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Sigh of relief as long gilts sell like hotcakes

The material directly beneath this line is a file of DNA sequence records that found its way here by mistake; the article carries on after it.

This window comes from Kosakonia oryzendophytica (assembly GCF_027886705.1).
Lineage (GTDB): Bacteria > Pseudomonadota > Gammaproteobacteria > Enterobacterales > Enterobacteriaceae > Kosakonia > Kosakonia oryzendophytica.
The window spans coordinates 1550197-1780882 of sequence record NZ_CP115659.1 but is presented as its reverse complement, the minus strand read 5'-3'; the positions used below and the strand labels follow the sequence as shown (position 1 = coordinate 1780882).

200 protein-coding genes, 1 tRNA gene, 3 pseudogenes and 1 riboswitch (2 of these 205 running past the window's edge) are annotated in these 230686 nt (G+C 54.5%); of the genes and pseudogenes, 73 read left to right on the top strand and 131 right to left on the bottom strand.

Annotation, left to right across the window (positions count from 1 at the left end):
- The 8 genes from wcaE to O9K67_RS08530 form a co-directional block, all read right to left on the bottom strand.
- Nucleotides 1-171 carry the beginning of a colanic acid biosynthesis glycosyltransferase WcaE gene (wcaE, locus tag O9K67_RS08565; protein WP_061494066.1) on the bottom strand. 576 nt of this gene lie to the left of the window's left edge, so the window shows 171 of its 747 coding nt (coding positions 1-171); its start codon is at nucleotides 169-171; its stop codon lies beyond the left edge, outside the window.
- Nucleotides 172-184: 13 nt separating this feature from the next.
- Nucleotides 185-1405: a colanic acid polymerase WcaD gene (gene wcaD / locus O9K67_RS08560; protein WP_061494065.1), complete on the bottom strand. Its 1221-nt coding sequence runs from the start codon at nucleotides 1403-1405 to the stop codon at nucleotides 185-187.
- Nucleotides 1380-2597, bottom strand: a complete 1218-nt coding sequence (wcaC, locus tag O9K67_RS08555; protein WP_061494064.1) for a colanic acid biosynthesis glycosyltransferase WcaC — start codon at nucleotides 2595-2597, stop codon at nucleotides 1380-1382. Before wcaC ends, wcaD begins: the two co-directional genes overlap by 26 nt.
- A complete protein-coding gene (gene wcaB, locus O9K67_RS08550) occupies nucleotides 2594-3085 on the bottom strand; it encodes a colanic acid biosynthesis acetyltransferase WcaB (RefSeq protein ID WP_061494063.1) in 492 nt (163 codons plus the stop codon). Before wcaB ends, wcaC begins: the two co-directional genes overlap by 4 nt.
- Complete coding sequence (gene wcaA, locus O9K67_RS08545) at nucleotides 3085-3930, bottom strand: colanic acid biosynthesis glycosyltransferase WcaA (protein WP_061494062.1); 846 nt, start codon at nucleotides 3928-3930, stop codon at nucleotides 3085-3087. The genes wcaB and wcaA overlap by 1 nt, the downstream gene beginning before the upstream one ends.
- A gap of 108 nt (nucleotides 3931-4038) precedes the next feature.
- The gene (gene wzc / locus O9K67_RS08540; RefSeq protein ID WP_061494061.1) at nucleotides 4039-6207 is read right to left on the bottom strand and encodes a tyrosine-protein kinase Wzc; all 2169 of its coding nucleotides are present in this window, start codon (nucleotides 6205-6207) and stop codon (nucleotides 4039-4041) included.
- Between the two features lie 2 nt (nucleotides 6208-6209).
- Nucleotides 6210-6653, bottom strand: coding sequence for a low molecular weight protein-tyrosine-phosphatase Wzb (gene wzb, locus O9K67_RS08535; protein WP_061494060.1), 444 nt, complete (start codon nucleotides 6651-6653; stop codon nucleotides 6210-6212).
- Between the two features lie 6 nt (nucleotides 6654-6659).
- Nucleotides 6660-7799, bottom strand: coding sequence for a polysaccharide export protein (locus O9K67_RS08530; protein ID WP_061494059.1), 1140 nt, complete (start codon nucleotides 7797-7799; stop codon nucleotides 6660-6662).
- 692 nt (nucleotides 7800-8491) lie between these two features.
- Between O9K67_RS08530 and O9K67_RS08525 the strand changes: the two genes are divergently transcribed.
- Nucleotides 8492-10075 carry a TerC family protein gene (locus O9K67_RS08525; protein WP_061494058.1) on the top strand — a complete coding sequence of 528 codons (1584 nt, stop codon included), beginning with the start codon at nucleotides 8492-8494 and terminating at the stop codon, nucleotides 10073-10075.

ULTRA long-term government bonds flew off the government&rsquo;s shelves yesterday, assuaging fears about its ability to raise money after its last auction failed in March.<br /><br />The Debt Management Office (DMO), which auctions the sovereign bonds known as gilts, received &pound;4.6bn of bids for the &pound;2bn of 40-year debt it was offering, triggering its new post-auction facility allowing successful bidders to grab a further 10 per cent of the bonds.<br /><br />RBS Capital Markets gilt expert John Wraith said: &ldquo;It&rsquo;s more a case of breathing a sigh of relief rather than seeing it as a start of a gilt market rally.&rdquo;<br /><br />The DMO failed to find buyers for the full &pound;1.75bn of paper it was offering at an auction in March in the first failed auction in seven years.<br /><br />The failure sparked fears the government was facing a funding crisis and would have trouble persuading investors to take on the record &pound;220bn of gilt issuance now expected to fund its fiscal stimulus ambitions.<br /><br />Gilt prices remained stable yesterday, as the 40-year gilt auction had been expected to be successful by analysts and attention was firmly focused on the &pound;3.5bn auction of 10-year gilts that takes place today.